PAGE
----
I come behind trainers using these methods of punishment negative reinforcement where the dogs were great for a couple months but then it all fell apart, and that's always the case. Oh, I'm sure there's a dog or two out there that it's not the case. Is the case? Oh, I'm sure there's a dog or two out there that it's not the case. There's never a extreme on one end or the other. Can some dogs handle punishment and be just fine? Yeah, but if it's unnecessary to hurt the dog, to cause discomfort, why are you doing it? I know why the trainers are doing it they don't want to give up their tools because they think that they're being successful and that they're getting the job done very quickly and easily because, again, it takes nothing to punish a dog. You could kick the dog, hit the dog, shock the dog, crank on a leash. What type of skill set does it take to do that? Modifying real behavior modification?

Speaker 1:

Modern dog training is rooted in science, focusing on the psychology and the learning patterns of dogs. It's all about understanding how dogs think, how they feel, how they learn. At the core of that approach, positive reinforcement, which involves rewarding desired behaviors to encourage their repetition, is what we focus on. This method not only strengthens the bond between pet parents and their dogs, but also fosters a safe and an enriching learning environment. Unlike outdated methods that often lead to fear and stress. Outdated methods that often lead to fear and stress, modern training champions the mental and emotional well-being of dogs. In contrast outdated training methods, they are all about what I was saying earlier. They're all about being steeped in the dominance theory, relying heavily on negative reinforcement, and positive punishment occurs or adding something unpleasant in response to an undesired behavior. And the problem is these methods punishment, negative reinforcement can create a lot of different problems including, like I said, increased fear for your dog aggression. Said increased fear for your dog, aggression, damaging the bond between you and your dog. I think it's absolutely crucial to recognize the risks that those antiquated and outdated tactics, techniques, methods, training styles can cause methods training styles can cause.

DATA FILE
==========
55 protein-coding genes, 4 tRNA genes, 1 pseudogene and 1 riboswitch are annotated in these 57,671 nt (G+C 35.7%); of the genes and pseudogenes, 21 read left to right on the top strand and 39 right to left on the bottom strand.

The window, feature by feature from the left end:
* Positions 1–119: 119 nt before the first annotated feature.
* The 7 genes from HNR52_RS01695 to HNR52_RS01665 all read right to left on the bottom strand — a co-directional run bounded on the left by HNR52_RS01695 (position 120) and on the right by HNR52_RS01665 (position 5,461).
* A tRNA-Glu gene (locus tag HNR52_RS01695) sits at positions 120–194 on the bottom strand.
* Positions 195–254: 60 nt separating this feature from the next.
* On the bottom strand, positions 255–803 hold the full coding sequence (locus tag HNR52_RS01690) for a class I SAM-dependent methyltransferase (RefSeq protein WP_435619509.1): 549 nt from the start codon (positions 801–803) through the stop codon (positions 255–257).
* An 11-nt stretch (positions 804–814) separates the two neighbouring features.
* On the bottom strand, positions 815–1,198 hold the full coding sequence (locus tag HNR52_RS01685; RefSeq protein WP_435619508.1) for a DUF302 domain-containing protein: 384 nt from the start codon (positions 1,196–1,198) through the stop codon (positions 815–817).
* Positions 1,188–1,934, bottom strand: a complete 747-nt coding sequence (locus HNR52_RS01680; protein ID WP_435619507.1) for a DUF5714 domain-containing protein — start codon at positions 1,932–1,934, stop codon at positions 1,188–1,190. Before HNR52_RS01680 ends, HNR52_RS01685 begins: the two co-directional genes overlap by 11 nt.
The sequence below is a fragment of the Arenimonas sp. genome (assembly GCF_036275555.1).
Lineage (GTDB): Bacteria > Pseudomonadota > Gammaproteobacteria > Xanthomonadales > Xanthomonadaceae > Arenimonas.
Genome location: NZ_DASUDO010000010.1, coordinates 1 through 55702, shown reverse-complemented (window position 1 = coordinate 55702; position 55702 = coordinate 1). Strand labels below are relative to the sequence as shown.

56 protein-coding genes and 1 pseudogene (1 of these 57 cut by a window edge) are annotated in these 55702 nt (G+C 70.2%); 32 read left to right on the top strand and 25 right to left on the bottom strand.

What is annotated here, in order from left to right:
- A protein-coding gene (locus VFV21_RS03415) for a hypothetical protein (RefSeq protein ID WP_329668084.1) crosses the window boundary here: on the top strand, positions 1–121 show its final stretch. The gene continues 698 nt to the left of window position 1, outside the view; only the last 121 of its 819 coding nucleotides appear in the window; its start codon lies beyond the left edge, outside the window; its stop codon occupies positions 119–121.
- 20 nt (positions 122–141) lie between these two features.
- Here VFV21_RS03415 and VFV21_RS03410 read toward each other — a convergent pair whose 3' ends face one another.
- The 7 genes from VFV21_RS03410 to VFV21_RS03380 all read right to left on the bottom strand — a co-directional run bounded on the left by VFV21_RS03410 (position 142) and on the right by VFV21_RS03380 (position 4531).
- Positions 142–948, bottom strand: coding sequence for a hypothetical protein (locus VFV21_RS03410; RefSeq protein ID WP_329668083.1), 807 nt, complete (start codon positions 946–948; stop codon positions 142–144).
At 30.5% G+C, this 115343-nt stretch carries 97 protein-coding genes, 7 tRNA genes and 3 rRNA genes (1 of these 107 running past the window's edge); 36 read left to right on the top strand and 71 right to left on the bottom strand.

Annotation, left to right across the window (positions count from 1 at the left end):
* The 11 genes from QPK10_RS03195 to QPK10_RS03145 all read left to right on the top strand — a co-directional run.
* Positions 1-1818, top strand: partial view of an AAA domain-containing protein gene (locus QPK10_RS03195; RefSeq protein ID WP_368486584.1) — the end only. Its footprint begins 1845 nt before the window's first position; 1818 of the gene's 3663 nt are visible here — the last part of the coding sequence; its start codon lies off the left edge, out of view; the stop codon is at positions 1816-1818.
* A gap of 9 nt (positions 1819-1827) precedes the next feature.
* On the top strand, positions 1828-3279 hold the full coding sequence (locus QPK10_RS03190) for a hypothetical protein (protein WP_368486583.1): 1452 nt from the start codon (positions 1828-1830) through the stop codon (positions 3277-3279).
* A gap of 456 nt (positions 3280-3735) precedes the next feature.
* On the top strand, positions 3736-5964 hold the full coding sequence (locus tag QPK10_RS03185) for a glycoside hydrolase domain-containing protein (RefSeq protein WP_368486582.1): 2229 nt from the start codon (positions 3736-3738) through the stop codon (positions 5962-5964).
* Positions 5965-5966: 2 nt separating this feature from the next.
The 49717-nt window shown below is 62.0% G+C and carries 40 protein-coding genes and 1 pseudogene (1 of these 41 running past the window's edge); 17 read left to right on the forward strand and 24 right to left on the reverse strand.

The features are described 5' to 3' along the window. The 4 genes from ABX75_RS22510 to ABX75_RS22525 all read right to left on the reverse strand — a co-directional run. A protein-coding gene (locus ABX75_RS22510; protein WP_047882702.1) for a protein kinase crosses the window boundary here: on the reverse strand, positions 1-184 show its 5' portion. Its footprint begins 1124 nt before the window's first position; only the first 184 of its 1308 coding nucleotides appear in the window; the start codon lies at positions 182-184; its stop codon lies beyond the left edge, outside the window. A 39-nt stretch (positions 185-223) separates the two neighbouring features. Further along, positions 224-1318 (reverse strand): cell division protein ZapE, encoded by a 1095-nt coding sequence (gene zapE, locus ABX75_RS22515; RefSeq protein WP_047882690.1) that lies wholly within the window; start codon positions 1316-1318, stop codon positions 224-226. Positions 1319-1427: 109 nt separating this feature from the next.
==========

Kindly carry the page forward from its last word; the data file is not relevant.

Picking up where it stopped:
Speaker 1:

Now let's talk about some common behavior problems that you would like to modify that behavior, For example, barking. Well, first of all, and trust me, barking is the number one complaint, the number one reported behavior problem in dogs. But barking, it's a natural dog behavior. But all of us know, hey, when it becomes excessive it's a problem. But it's often misunderstood and it's mishandled.

Speaker 1:

Modern training addresses the root cause of barking such or punishment, which can really exacerbate underlying issues. So one of the things that we would do is we would take a look at what's the root cause of the barking. You know a lot of barking is boredom. What's the root cause of the barking? You know a lot of barking is boredom. Well, if we've got a dog that's bored, we need to increase mental and physical stimulation. We need to employ some enrichment. Deal with that boredom rather than shocking the dog, rather than punishing the dog. Boredom is a huge reason for barking, Frustration, barking.